A Review of X-Men: Apocalypse by Nick Olszyk
MPAA Rating, PG-13
USCCB Rating, A-III
Reel Rating, Two Reels
The latest venture in the X-Men franchise tempted fate with the subtitle Apocalypse and lost. While the stakes are incredibly high the film itself is terribly underwhelming. It’s not the worst in the series – that dishonor goes to X-Men Origins: Wolverine – but certainly near the bottom of the barrel. It has many problems, including an overreliance on mutant superpowers and special effects rather than story and characters, which in an amusing way is a nostalgic throwback to the days before Christopher Nolan and the MCU. After sixteen years and seven superhero movies in 2016 alone (not to mention television and Netflix), the genre is finally experiencing burnout.
The year is 1983, which means the first generation of X-Men (Magneto, Professor X, Beast) is middle aged while the second generation (Nightcrawler, Jean Gray, Cyclops) are just coming onto the scene in their late teens. This younger crowd of new mutants is the closest yet in tone and appearance to the classic 90s television show that made the X-Men a household name. The Professor’s school has been running smoothly for a decade after mutants were first revealed to the world in Days of Future Past. Now there is a new enemy that threatens not only the human world but the X-Men as well. In Egypt, an ancient mutant named Apocalypse has gathered four accomplices, including Magneto, with the goal of completely destroying the Earth and remaking it as a personal paradise. It’s not a creative scheme but lacks nothing in ambition.
The first thing that makes Apocalypse exceptionally worse than its predecessors is the title villain, made all the sadder by an uninspired performance by Oscar Isaac, perhaps the first bad role of his illustrious career. His origins involve a sloppy mix of Dan Brown and Erich von Däniken conspiracy theories. As the first mutant in existence, he led the ancient Egyptians as a god. “I've been called many things over many lifetimes,” he tells Storm. “Ra, Krishna, Yahweh. I was there to spark and fan the flame of man's awakening, to spin the wheel of civilization.” It is even suggested that St. John drew inspiration from Apocalypse’s followers in creating the Four Horsemen. While these connections seem silly, the implication are quite serious. It suggests that all religion is really just a misunderstanding.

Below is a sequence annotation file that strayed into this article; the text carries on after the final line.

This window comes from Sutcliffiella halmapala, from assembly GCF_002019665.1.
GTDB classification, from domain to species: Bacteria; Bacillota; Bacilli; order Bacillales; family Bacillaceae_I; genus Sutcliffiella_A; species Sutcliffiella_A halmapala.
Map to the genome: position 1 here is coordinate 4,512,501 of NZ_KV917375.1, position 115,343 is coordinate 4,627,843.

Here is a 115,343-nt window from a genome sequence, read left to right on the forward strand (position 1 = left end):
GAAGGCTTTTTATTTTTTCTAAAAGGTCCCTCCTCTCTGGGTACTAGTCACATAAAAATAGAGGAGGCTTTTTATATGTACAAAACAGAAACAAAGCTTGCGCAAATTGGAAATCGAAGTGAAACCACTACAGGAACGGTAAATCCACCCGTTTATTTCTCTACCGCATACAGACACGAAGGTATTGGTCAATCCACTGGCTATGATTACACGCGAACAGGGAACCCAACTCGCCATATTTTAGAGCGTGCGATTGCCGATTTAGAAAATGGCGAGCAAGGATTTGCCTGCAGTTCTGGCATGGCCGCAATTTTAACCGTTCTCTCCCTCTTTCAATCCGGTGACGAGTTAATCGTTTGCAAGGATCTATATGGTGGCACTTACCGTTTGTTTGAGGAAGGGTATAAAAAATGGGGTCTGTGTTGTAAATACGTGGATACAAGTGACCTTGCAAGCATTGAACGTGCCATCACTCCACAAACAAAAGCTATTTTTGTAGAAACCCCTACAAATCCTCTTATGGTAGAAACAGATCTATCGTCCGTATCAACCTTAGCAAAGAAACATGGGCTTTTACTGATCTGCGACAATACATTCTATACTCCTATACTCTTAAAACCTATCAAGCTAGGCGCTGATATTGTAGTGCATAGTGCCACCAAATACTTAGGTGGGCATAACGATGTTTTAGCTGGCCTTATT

Beyond his past, Apocalypse’s personality is insufferably boring. His motivations are unclear beyond simple megalomania. His powers are never well defined and acts without emotion, almost like a machine rather than a creature. What made villains like Magneto and Mystique so compelling was their humanity. Their evil actions were driven by deep pain and prejudice. While they had amazing abilities, they were still people. This struggle for mutant acceptance in a non-mutant world is the heart of the X-Men franchise. Professor X wants to live in peace and use their abilities to protect humanity. Magneto sees man as the enemy that must be stopped, by violence if necessary. It’s an effective motif but far overused by this point.
The only silver lining in an otherwise droll narrative is the hip personalities of the 80s teen mutants. Sporting Atari shirts and neon yellow sunglasses, they are a welcomed oasis from Apocalypse’s grey attitude and color scheme. My personal favorite is Quicksilver (Evan Peters) who once again steals the show through fast paced cinematography underlined by groovy beats. Yet even these characters are overshadowed by the constant focus on superpowers and 3D special effects. The climactic scene lasts about twenty minutes too long and mostly involves a display of Jean Grey’s telekinetic prowess rather than moral justice. No one is impressed anymore by the amount of CGI; instead, it is how the imagery is used to enhance the story which makes a film compelling. That’s how Ex Machina could win an Oscar for Visual Effects despite a budget of only $15 million.
Apocalypse was doomed from the beginning by the silly premise that this could be “the end.” Every man, woman, and mutant who has ever read a comic book knows that can’t happen, so why even pretend? Even Days of Future Past operated on a similar premise, but it had the advantage of superior writing and story structure. It is not enough to make a film hoping for fan devotion alone. It is the relationships among the characters that make all the difference. The only way for the genre to move forward is smaller films that focus on good stories – indie superhero flicks. Now that would be something.
This article appeared in Catholic World Report on May 31st, 2016.